Wednesday, 16 January 2013

Basic Strengths and Weaknesses of Utilitarianism

For the A2 exam it is still important to have a few strengths and weaknesses of certain theories to draw upon. When an exam asks you whether x is the best/most useful/reliable/helpful/whatever approach to business/sex/environment, you'll need to assess the theory's strengths (if you're going to support it and criticise another theory) and weaknesses (if you're going to destroy it (and I mean destroy) and argue for another theory).

By each point I've suggested how strengths/weaknesses may apply to environment/business/sex issues.

The main strengths are as follows:


  • Utilitarianism is egalitarian and allows us all personal autonomy - it is not legalistic like deontological ethical theories
    • in terms of sexual ethics, this is good - it is fair to believe that we are autonomous regarding sexual issues. They're (obviously) private and intimate and so should arguably not be governed by a rule-based ethic
  • The consequentialist nature allows us to apply util to our own situation and also, unlike deontological theories, looks onwards and into the future
    • in terms of business ethics, this is good for looking towards the future of a business
    • in terms of environmental ethics, this is good for looking at the planet's future - sustainability in particular (this also applies to business ethics)
  • Calculating the greatest happiness for the greatest number seems rational and calculable 
    • often in the business world it is easy to have a rational and calculable theory which can be used to work out problems
  • Utilitarianism focusses on pleasure, which is consistent with what humans desire. We want pleasure, which makes this theory more realistic than many others
    • realistically, in modern society sex is mostly based on pleasure. Utilitarianism is therefore practical in tackling the important of pleasure - it is a realistic approach to sexual ethics
  • Utilitarianism gives value not just to humans but to other species too, especially in the case of benefit utilitarian Peter Singer
    • environmentally, Singer's approach (including quotes such as "speciesism draws an arbitrary line" and "I don't think ethics is just for humans") seems fair in protecting animals, and even Bentham suggests equality for animals ("not can they talk, nor can they reason, but can they suffer?")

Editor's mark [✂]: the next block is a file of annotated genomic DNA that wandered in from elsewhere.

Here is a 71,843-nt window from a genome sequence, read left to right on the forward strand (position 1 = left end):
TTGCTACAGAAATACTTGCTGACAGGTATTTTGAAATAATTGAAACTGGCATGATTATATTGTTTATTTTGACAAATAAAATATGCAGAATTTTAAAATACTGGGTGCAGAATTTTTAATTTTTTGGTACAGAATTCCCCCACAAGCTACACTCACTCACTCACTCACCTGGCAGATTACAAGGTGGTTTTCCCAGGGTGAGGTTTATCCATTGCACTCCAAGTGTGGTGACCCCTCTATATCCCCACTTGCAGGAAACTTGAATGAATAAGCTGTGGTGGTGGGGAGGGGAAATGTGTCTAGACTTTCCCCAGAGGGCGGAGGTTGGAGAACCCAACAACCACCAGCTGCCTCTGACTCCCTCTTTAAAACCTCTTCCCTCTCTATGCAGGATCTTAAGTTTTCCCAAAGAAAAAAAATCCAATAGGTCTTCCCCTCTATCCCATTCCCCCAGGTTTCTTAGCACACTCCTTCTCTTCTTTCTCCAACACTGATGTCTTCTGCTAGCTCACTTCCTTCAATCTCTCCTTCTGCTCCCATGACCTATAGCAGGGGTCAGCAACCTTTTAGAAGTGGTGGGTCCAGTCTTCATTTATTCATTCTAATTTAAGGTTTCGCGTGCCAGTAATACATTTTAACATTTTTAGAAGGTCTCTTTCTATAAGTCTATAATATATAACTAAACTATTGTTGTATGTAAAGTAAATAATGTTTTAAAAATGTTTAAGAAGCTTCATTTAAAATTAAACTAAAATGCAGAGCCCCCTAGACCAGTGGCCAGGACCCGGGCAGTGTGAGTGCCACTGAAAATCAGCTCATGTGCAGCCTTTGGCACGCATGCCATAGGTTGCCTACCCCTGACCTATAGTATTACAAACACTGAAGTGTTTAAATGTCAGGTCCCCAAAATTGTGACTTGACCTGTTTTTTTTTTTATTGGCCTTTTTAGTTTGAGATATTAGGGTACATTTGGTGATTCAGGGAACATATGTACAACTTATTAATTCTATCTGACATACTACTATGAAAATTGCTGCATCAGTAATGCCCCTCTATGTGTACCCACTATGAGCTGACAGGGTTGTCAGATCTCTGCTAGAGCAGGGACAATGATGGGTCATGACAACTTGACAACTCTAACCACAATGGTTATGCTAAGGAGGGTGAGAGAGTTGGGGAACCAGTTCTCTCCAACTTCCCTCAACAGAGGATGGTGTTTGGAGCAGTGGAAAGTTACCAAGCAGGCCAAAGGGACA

The main weaknesses are as follows:

  • The Hedon Machine weakness states that we don't actively pursue pleasure alone - this is a very primal and callous view of humanity
    • if businesses seek pleasure alone, they may exploit people and use immoral means to reach pleasure, which can damage reputation. The cheating and pleasure-based company Enron saw this when it suffered corporate collapse and had many of its executives jailed
    • some theories, such as situation ethics and virtue ethics, will argue that seeking pleasure alone re. sexual issues rules out love, commitment and care
  • Consequences cannot be foreseen, and so actions may be taken which are not for the 'greater good' at all - it is all a matter of chance and probability
    • this is a weakness for all three - if you can't tell what will happen in the future (say, for example, the end of a relationship/extinction of a species/collapse of a business), how can you possibly base a theory on what will happen in the future?
  • Intuitionist W. D. Ross refers to utilitarianism as "a single factor theory". By this he is criticising its narrow, one-track nature as explained above
  • Utilitarianism ignores the motives of actions, so long as the end is good
    • sexually, this could mean that immoral means could be taken to obtain pleasure, so long as the pleasure outweighs any pain
    • in terms of business ethics, this could lead to companies doing good things (such as endorsing Fair Trade) in order to look good as opposed to doing it because it is fair or right
      • in particular, Kantian ethics and virtue ethics will oppose this
  • Utilitarianism exploits the minority
    • in terms of business, this would mean that a company could morally use sweatshops in order to appeal to the majority in terms of selling cheap produce
  • Bernard Williams argues that utilitarianism denies us of moral integrity, and suggests that we can easily do callous things - such as steal, cheat or even murder - for the greater good
    • in business, the corporate collapse of Enron can be seen as how a utilitarian approach to business hindered moral integrity. The same goes for the incident with the Ford cars - morals were ignored to favour pleasure
  • The Hedonic Calculus is hard to use and apply
    • for business, environment and sex this is an issue. Practically, you need a theory which can be easily applied. Bentham's Hedonic Calculus provides several issues
  • Louis Pojman (ethical egoist) argues that utilitarianism employs an idealised view of justice. He gives the example of a doctor who has five patients who are all in desperate need of different organs, otherwise they will die. A healthy man walks into the hospital for a check-up. Pojman argues that it in theory utilitarians would kill the healthy man to allow the five men to survive. In reality, however, this offers a remarkably "cavalier attitude to justice"
  • Virtue ethicist Anscombe says that "Bentham and Mill don't notice the difficulty of the concept of pleasure."












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